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Metropolis—Ornamental Water In Regent's Park

Volume 203: debated on Friday 15 July 1870

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, who had a Notice on the Paper to call the attention of the House to the danger to the public health, arising from the foul and offensive state of the ornamental water in the Regent's Park, and to move a Resolution, said, it would be in the recollection of the House that some years ago a very painful accident occurred, in which very many valuable lives were lost, and in consequence of that an arrangement was come to that the water in winter should not be deeper than four feet; and in summer the depth should not exceed five feet. Unfortunately, we had had a very dry summer; and the ornamental water was in a very bad state. On Saturday morning last, however, the First Commissioner of Works had attended in Regent's Park with the medical officer of Marylebone, and, in his presence, made a practical investigation into the subject. He (Mr. H. Lewis) could bear his testimony to the extreme anxiety with which the right hon. Gentleman examined the whole case; the result was that arrangements would be made to have the water thoroughly cleansed, and to preserve an uniform depth of four feet in winter and five feet in summer. This so completely satisfied him that he would leave the matter with the utmost confidence in the hands of the right hon. Gentleman, and would therefore withdraw his Notice.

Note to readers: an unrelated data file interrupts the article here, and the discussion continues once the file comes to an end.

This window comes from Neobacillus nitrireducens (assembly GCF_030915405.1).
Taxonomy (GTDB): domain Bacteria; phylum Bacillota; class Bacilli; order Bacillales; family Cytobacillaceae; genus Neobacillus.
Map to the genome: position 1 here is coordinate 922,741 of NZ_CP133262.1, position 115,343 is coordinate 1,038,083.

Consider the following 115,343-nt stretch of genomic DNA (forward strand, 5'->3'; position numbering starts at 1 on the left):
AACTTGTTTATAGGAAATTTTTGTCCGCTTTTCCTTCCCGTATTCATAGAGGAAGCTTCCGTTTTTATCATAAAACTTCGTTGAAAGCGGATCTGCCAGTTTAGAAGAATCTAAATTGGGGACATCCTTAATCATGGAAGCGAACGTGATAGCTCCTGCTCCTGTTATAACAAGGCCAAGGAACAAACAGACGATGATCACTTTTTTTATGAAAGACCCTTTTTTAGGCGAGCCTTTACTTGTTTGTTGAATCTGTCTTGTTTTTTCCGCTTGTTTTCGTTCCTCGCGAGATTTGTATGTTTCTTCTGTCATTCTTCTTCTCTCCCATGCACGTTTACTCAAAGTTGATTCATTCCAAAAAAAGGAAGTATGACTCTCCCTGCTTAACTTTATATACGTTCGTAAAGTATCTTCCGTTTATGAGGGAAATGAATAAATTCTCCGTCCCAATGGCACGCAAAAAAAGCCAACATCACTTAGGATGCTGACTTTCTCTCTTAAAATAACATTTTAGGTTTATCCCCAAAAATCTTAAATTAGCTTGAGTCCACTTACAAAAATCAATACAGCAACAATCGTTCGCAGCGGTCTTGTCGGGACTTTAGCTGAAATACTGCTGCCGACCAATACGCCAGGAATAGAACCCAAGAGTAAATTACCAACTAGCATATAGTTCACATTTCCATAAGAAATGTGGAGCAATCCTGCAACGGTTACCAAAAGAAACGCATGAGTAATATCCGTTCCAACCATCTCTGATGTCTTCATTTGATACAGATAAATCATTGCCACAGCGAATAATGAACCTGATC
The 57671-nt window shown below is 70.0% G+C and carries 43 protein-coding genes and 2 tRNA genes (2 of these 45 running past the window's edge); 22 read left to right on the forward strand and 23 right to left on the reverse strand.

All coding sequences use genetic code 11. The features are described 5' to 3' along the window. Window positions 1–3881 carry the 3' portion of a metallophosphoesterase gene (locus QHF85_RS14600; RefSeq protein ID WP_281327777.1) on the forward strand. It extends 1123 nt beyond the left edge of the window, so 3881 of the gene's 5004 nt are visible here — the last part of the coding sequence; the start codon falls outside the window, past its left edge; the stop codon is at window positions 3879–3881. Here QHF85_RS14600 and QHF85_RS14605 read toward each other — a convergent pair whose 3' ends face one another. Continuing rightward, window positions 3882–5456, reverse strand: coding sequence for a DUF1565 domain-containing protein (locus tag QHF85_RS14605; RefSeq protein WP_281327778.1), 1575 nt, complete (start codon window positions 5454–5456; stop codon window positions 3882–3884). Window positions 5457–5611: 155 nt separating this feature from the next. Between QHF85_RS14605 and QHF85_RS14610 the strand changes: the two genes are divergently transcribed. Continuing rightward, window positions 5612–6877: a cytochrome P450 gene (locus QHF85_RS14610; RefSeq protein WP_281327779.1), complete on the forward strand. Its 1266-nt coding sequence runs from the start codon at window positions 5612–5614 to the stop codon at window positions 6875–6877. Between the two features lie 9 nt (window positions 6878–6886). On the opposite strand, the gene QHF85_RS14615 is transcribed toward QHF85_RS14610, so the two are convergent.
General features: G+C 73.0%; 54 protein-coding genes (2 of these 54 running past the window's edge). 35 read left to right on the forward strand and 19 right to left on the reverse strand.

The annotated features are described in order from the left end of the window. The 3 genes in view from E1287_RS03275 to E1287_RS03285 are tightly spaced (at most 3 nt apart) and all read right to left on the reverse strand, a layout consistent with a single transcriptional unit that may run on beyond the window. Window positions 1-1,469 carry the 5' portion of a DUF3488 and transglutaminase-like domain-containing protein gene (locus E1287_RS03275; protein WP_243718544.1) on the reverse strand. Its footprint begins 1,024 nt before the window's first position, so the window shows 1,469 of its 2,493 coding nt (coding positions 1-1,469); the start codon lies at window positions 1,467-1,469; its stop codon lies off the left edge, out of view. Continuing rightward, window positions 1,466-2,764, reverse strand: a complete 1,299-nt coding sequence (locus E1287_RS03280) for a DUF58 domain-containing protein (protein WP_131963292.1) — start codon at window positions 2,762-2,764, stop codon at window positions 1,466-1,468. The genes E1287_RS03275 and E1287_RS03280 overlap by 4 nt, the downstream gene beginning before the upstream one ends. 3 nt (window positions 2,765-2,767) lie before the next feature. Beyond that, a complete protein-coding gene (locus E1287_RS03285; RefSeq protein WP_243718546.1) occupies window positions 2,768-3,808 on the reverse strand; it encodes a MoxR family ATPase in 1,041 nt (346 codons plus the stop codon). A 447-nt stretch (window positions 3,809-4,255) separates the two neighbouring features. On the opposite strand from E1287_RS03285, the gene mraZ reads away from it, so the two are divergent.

Main Question, "That Mr. Speaker do now leave the Chair," put, and agreed to.